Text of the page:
Siobhan Hewison rounds up the UK pubs proving size isn't everything
Thursday 28 February 2019
This article is from
The South West
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Ah, micropubs. The safe haven where you can relax in a small intimate setting with a pint of local beer, while ignoring your phone and enjoying your surroundings. More intimate than your average pub, micropubs are the perfect place to spend an evening with close friends, or to unwind by yourself and reset after a long week.
In the words of the Micropub Association, they must be “a small freehouse which listens to its customers, mainly serves cask ales, promotes conversation, shuns all forms of electronic entertainment and dabbles in traditional pub snacks.”
While pubs are closing down at an alarming rate, these pint-sized establishments are popping up everywhere. Often in closed shops or repurposed buildings, with no music, TV, games machines or hot food, micropubs pride themselves in retaining the ethos of days gone by, where all you wanted from your pub was a nice pint and a chat with your friends or a fellow local. Here we look at ten of the best.
Rutherfords, Scottish Borders
Scotland’s first (and only?) micropub, which has received many accolades including CAMRA’s Borders Pub of the Year, is a tiny wee pub in a former knitting shop. Its small-batch craft ales, spirits and ‘rotating rarities’, plus the quirky decor, make it a relaxing and unique spot in Kelso to while away the evening.
Hop and Barley, Lincolnshire
The owners of Hop and Barley, Lincoln’s first micropub, also run a brewery up the road, so you’re in safe hands when it comes to beer recommendations. They have an ever-changing selection of real ales and craft ciders, and one craft keg. Friendly characters, great drinks, and an unpretentious atmosphere - what more could you want?
Four Candles, Kent
The Four Candles is a charming little alehouse, and the smallest brewpub in Britain. This tiny one-roomed establishment is in the same area as Harrington’s hardware store, which is said to have inspired Ronnie Barker to write his famous ‘fork handles’ sketch. They have an excellent ever-changing selection of their own beers, as well as local snacks and a small choice of non-beery drinks for those with differing palates.
The Wight Bear, Bournemouth
This quirky little boozer is named after the fact that the cliff on the Isle of Wight is visible from Bournemouth, and looks like a polar bear. There’s no bar here, and the staff offer ‘table service’ - chat to your friends or the person next to you, while the friendly staff look after you and make sure you’re refreshed. You can also check out their website for a live webcam feed (!) of their beer board, to see what’s pouring.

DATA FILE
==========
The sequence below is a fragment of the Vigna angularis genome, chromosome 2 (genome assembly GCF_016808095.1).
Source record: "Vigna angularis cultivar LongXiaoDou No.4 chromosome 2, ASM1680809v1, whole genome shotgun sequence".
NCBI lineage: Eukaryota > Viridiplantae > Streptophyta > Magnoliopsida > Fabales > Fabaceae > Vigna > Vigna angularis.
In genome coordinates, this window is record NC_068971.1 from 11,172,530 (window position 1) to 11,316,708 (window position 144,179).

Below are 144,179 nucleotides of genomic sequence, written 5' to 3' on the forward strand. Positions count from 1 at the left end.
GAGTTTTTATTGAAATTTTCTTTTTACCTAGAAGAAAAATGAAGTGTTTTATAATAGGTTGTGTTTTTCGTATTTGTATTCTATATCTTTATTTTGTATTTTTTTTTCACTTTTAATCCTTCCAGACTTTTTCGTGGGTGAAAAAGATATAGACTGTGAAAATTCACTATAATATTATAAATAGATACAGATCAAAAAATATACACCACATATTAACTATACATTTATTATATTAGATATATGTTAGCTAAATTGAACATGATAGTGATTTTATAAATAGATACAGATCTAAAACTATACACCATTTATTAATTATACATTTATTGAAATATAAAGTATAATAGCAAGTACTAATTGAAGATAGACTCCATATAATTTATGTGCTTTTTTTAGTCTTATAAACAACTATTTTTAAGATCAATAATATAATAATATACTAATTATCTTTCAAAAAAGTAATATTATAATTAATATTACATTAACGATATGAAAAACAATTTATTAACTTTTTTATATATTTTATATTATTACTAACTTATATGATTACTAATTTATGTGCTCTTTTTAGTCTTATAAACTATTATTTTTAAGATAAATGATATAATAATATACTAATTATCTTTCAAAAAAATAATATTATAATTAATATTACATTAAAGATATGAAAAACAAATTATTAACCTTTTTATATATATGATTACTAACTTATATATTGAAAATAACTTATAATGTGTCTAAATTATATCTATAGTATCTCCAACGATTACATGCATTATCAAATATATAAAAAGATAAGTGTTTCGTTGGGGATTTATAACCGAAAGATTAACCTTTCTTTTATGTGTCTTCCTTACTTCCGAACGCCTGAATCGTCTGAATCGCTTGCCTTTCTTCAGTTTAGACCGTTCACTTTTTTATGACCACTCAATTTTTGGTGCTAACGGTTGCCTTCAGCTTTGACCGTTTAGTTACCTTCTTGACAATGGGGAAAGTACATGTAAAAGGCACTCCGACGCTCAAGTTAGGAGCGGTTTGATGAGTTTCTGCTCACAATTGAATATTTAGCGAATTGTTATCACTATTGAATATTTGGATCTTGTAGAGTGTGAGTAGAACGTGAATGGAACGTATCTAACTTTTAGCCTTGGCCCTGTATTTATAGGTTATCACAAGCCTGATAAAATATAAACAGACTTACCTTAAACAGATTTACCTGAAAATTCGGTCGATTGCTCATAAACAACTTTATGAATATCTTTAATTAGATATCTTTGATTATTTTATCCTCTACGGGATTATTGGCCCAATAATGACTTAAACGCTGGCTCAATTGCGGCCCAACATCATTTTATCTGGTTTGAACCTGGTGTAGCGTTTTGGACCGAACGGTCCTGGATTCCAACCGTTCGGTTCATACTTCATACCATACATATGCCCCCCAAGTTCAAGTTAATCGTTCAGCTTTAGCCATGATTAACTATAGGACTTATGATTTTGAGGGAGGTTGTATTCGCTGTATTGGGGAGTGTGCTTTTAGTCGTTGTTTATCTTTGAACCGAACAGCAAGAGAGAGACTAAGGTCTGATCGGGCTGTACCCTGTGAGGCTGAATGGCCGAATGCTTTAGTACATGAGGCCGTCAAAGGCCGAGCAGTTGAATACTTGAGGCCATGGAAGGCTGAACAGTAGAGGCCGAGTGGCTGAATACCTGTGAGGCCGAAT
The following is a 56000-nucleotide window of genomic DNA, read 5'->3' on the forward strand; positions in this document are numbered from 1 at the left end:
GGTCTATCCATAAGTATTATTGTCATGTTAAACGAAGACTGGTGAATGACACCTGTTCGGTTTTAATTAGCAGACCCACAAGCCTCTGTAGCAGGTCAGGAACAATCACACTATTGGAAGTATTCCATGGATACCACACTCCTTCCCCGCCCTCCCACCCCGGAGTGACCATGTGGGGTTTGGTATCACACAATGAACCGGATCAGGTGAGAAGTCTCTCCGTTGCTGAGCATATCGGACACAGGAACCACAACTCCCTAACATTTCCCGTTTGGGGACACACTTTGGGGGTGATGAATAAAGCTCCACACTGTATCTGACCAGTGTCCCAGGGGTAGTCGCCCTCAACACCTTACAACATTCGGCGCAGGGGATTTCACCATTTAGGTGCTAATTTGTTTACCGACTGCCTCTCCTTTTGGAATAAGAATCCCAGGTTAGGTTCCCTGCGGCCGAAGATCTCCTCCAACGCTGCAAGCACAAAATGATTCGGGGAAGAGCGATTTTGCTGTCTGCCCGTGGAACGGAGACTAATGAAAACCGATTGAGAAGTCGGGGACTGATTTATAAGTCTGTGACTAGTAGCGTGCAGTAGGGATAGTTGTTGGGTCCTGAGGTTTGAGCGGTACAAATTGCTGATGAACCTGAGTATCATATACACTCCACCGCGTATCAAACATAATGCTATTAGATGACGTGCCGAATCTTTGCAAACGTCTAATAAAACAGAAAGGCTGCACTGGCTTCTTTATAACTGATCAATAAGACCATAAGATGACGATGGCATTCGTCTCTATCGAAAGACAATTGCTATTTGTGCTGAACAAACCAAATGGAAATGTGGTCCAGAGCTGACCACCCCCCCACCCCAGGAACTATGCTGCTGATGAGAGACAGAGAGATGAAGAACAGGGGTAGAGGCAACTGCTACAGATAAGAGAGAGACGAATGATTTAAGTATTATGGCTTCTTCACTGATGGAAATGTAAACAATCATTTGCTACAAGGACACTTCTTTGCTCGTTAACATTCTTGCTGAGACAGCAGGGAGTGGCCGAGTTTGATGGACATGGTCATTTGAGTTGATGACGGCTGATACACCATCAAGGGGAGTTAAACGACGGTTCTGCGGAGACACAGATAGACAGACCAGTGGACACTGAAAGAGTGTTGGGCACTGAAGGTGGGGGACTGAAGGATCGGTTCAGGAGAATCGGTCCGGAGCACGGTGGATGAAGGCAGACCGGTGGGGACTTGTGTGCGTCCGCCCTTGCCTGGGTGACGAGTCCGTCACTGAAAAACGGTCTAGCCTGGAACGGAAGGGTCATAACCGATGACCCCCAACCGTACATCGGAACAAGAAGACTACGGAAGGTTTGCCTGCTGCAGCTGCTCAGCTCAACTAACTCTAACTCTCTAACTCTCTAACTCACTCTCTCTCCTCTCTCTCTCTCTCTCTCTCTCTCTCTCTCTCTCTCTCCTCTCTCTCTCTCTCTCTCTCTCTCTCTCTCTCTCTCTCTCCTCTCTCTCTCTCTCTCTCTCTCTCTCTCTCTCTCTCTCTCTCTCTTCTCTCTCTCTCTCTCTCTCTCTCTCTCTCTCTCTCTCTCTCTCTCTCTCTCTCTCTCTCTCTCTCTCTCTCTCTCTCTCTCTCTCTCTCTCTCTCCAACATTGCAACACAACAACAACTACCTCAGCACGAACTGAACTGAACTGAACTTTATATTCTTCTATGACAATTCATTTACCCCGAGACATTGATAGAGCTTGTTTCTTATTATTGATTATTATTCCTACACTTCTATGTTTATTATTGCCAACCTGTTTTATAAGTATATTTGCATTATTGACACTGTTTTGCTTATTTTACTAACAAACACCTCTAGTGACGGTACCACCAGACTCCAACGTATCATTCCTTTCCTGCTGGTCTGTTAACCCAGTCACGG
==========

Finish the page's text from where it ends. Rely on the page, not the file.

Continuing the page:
The Curfew, Berwick Upon Tweed
Pouring some of the most exciting beers around, this little gem is a local’s secret - tucked down the bottom of an alleyway, you could easily walk straight past it. The Curfew is unique in that it has a beer garden and a well-stocked beer fridge, as well as craft ciders and wines. Open all day every day, and with a great selection of locally-sourced pies, this is the perfect spot to relax in after a long walk on the beach.
Just Beer, Nottinghamshire
This multi award-winning micropub in Newark prides itself on serving up the very best cask beers that the country has to offer - there’s no ‘Pint of Ordinary’ served here. The pub has loads of fantastic historical and beer-related memorabilia adorning the walls, and they even have a jar of pickled eggs sitting proudly on the bar. It’s just the kind of cosy local you want to sit in to recoup after a long week.
The Bookshop Alehouse, Southampton
Set in a historical listed building which used to be a bookshop (duh), The Bookshop Alehouse still retains some of its former character in the form of a big wall full of reading material for sale. They have four casks and four kegs pouring some of the most quaffable local and national ales, and ‘bag-in-a-box’ ciders in the fridge.
The Draper’s Arms, Bristol
Formerly a fabric shop, this quaint establishment opened in 2015. The owners have worked hard to attract the right clientele - it’s unassuming both from the outside, and from the inside - and prides itself on serving good quality beer straight from the casks sitting behind the bar.
The Owl and the Pussycat, London
Their beer is brewed on the premises by Marko Paulo brewery, and they have up to ten cask or keg beers pouring at any one time, plus a selection of ciders. You can get a variety of crunchy snacks including Monster Munch, which is arguably the best beer snack ever, and they have books and boardgames available on the shelves which used to serve this former bookshop. There is also the cutest ‘Employee of the Month’ award which goes to either the owl or the pussycat (it’s usually the cat!).
The Station House, Durham
Serving real ale and ciders straight from the cask without handpulls, this micropub is slightly larger than the average micropub, but still retains the ethos - good beer, friendly people, and a down to earth atmosphere allow for great conversation. The Station House also hosts several groups and meetings, which further emphasises its community spirit.
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